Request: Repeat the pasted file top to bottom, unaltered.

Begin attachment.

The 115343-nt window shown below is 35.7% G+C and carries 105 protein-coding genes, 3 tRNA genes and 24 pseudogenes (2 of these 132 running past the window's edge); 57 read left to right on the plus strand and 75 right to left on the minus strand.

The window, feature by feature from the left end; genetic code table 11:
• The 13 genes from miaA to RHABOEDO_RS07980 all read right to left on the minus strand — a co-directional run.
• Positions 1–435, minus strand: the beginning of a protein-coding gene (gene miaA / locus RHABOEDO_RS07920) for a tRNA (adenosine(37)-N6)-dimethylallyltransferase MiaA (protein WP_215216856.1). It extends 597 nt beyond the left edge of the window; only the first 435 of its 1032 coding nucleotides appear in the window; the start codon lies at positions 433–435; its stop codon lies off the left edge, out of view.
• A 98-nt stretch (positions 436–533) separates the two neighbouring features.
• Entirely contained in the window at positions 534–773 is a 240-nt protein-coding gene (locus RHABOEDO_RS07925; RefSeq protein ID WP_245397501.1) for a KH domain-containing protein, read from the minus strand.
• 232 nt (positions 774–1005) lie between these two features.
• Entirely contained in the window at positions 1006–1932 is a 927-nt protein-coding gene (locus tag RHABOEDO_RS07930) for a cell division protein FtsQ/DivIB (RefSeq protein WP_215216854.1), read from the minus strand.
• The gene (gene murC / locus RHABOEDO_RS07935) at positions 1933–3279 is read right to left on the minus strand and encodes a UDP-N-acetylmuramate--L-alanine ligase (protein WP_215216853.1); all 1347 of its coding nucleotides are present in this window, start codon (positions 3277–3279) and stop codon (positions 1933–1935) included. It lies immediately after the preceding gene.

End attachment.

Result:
The 115343-nt window shown below is 35.7% G+C and carries 105 protein-coding genes, 3 tRNA genes and 24 pseudogenes (2 of these 132 running past the window's edge); 57 read left to right on the plus strand and 75 right to left on the minus strand.

The window, feature by feature from the left end; genetic code table 11:
• The 13 genes from miaA to RHABOEDO_RS07980 all read right to left on the minus strand — a co-directional run.
• Positions 1–435, minus strand: the beginning of a protein-coding gene (gene miaA / locus RHABOEDO_RS07920) for a tRNA (adenosine(37)-N6)-dimethylallyltransferase MiaA (protein WP_215216856.1). It extends 597 nt beyond the left edge of the window; only the first 435 of its 1032 coding nucleotides appear in the window; the start codon lies at positions 433–435; its stop codon lies off the left edge, out of view.
• A 98-nt stretch (positions 436–533) separates the two neighbouring features.
• Entirely contained in the window at positions 534–773 is a 240-nt protein-coding gene (locus RHABOEDO_RS07925; RefSeq protein ID WP_245397501.1) for a KH domain-containing protein, read from the minus strand.
• 232 nt (positions 774–1005) lie between these two features.
• Entirely contained in the window at positions 1006–1932 is a 927-nt protein-coding gene (locus tag RHABOEDO_RS07930) for a cell division protein FtsQ/DivIB (RefSeq protein WP_215216854.1), read from the minus strand.
• The gene (gene murC / locus RHABOEDO_RS07935) at positions 1933–3279 is read right to left on the minus strand and encodes a UDP-N-acetylmuramate--L-alanine ligase (protein WP_215216853.1); all 1347 of its coding nucleotides are present in this window, start codon (positions 3277–3279) and stop codon (positions 1933–1935) included. It lies immediately after the preceding gene.